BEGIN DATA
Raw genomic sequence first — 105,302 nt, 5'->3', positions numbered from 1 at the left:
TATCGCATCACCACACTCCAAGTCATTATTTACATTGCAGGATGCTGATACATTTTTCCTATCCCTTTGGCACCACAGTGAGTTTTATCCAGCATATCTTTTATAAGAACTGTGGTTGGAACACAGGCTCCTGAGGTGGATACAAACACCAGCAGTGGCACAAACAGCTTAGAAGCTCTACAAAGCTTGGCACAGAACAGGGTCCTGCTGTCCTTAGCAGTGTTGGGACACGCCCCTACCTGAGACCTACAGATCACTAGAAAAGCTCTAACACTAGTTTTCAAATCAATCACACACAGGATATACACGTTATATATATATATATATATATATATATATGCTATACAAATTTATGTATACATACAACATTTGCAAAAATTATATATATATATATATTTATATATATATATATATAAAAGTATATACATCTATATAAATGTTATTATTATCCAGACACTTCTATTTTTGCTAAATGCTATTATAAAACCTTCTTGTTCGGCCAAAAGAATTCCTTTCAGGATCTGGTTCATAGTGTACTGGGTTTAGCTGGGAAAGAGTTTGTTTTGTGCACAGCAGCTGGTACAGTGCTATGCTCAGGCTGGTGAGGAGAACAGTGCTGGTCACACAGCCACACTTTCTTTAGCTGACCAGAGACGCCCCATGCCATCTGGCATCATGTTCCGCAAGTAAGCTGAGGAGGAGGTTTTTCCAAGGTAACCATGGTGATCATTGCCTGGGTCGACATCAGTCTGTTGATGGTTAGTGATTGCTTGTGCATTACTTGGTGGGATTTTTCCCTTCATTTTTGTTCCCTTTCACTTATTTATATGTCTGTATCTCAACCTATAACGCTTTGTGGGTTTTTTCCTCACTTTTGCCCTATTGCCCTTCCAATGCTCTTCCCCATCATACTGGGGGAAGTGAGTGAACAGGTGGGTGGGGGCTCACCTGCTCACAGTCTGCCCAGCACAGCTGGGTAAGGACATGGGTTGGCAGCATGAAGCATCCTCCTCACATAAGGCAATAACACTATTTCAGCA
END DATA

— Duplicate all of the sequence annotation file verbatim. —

Raw genomic sequence first — 105,302 nt, 5'->3', positions numbered from 1 at the left:
TATCGCATCACCACACTCCAAGTCATTATTTACATTGCAGGATGCTGATACATTTTTCCTATCCCTTTGGCACCACAGTGAGTTTTATCCAGCATATCTTTTATAAGAACTGTGGTTGGAACACAGGCTCCTGAGGTGGATACAAACACCAGCAGTGGCACAAACAGCTTAGAAGCTCTACAAAGCTTGGCACAGAACAGGGTCCTGCTGTCCTTAGCAGTGTTGGGACACGCCCCTACCTGAGACCTACAGATCACTAGAAAAGCTCTAACACTAGTTTTCAAATCAATCACACACAGGATATACACGTTATATATATATATATATATATATATATATGCTATACAAATTTATGTATACATACAACATTTGCAAAAATTATATATATATATATATTTATATATATATATATATAAAAGTATATACATCTATATAAATGTTATTATTATCCAGACACTTCTATTTTTGCTAAATGCTATTATAAAACCTTCTTGTTCGGCCAAAAGAATTCCTTTCAGGATCTGGTTCATAGTGTACTGGGTTTAGCTGGGAAAGAGTTTGTTTTGTGCACAGCAGCTGGTACAGTGCTATGCTCAGGCTGGTGAGGAGAACAGTGCTGGTCACACAGCCACACTTTCTTTAGCTGACCAGAGACGCCCCATGCCATCTGGCATCATGTTCCGCAAGTAAGCTGAGGAGGAGGTTTTTCCAAGGTAACCATGGTGATCATTGCCTGGGTCGACATCAGTCTGTTGATGGTTAGTGATTGCTTGTGCATTACTTGGTGGGATTTTTCCCTTCATTTTTGTTCCCTTTCACTTATTTATATGTCTGTATCTCAACCTATAACGCTTTGTGGGTTTTTTCCTCACTTTTGCCCTATTGCCCTTCCAATGCTCTTCCCCATCATACTGGGGGAAGTGAGTGAACAGGTGGGTGGGGGCTCACCTGCTCACAGTCTGCCCAGCACAGCTGGGTAAGGACATGGGTTGGCAGCATGAAGCATCCTCCTCACATAAGGCAATAACACTATTTCAGCA